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Community is a word used all too often in the social marketing world, but what does it mean exactly?

What are the different kinds of community that companies are building or assisting online, and how do they contribute to business goals?

We discuss the answers with DJ Waldow, the author of Econsultancy's new series of reports on the topic.

The first report, Starting a Community, is available now to Bronze members and above.

First, can you describe what "community building" means?

Sure, but first, let me be clear about what I mean when I say "online community."

Essentially, an online community is the 2012 version of a chat room or forum of the late 20th century. Social networking sites like the Big Four (Twitter, Facebook, LinkedIn, and Google+) are today's main online communities.

They are places where people gather, virtually, to share ideas, gather information, and voice their opinion around a common topic. Community building is the process of growing, developing, and nurturing these virtual gathering places.

In this first part, we get introduced to some of the benefits of building a community. What would you say is the most common goal?

As you'll read in the Starting a Community report,the benefits of community building are plentiful.

If I had to pick the most common goal of building a community, it would have to be engaging with current customers by providing a place to offer support and customer service.

Online communities can foster an environment for your customers to bond with each other, to share ideas and experiences, to sing your praises, and to commiserate over what they do not like.

Ideally, this turns your customers into advocates.

You've talked about customer engagement, but what about more directly revenue related activities?

As I said, there are many benefits of building a strong online community. Lead generation can certainly be another positive outcome.

We'll go into more detail on how to leverage your community for feedback, support, and of course sales, in a future report.

Suffice to say, a well-run online community can definitely be used to increase leads and...dare I say, sell!

What's the number one way in which companies stumble in the early days of community building?

The biggest "stumble" early on is usually is the result of community moderators (administrators) trying to keep too much control.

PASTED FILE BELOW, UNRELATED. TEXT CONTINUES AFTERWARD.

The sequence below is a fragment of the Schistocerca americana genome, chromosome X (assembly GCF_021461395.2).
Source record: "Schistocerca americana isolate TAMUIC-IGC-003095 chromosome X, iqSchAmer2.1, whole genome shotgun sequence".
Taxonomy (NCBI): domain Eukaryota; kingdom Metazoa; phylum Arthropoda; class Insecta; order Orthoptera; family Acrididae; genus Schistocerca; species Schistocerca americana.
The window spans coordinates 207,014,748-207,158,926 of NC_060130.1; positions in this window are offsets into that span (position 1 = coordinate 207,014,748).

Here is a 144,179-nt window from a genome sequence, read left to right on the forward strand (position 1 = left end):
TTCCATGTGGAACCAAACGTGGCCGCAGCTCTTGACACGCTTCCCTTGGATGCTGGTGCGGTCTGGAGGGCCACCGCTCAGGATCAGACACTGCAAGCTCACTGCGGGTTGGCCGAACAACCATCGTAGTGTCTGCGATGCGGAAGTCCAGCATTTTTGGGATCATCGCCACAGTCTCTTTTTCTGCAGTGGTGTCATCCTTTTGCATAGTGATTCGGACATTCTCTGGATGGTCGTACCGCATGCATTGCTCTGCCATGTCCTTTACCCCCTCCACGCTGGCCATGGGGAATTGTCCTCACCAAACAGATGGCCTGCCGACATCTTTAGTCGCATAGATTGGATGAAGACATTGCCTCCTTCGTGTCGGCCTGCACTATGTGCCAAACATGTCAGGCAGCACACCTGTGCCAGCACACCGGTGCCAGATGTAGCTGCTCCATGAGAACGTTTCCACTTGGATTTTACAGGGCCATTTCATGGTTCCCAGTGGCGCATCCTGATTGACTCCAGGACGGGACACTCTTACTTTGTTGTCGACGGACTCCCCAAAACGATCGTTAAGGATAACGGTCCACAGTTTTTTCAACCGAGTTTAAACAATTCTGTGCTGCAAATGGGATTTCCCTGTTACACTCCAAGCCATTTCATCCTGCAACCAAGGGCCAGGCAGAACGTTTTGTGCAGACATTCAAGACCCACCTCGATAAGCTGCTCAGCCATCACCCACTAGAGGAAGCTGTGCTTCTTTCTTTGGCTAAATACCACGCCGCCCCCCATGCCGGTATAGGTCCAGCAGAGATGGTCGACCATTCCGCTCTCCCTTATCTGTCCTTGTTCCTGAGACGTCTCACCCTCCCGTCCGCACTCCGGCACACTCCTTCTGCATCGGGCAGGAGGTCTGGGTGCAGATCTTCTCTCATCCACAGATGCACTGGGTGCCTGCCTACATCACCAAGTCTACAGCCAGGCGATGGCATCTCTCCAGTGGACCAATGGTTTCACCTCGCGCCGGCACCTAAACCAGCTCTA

It's one thing to moderate and keep the community on track, ensure there are no personal attacks, etc. However, there is a fine line between being involved and being overbearing.

Once the community members feel like the administrator has taken over, the online community is in a risky place, one that can be seen as self-serving.

Remember, the community is not about you, it's all about the members.

Taking a look ahead, what does the rest of this series on community building cover?

In future reports, we'll be digging into ways to engage, grow, and leverage your community.

Specifically, we'll share some tips and tricks to carry on conversations across multiple platforms, discuss how email marketing can be the digital glue of online communities, and detail how to use your community to gather feedback, offer support, and sell!

Tell us about your experience with community building...

Well, first off, I'm a very social person by nature. I think that's one of the keys to community building / social media participation in general.

You have to like (love!) people. I mean, online communities are all about people, so if you don't love people, well ... you get the point.

Prior to starting out on my own, I held the title of Director of Community for Blue Sky Factory, an Email Service Provider. In the capacity of Director of Community, I was in charge of all of our social media efforts including building, growing, nurturing, and selling to our online communities.

Stefan Tornquist

Published 12 January, 2012 by Stefan Tornquist @ Econsultancy

Stefan is Vice President of Research (US) for Econsultancy. You can connect with him via LinkedIn.

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Comments (1)

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Adi Gaskell

"What's the number one way in which companies stumble in the early days of community building?"

For me by far the biggest stumbling block is a lack of clear purpose. So many companies have a build it and pray approach. They put something up on Twitter or Facebook and then expect a purpose to emerge and fans to flock to it. It's incredibly rare for this to happen.

You need to clearly define why your community will exist and what benefits users will get from participating. If you develop this 'social ROI' then it becomes pretty easy to measure how effective it is.

To use the customer service example. Cisco can clearly measure the ROI of their community because they know a) how many customer support queries are answered by their community, and b) how much each such interaction saves them.

So by far the biggest stumbling block for community development is brands feeling they have to be on every single network without giving any thought to what they're actually going to do there.

over 4 years ago

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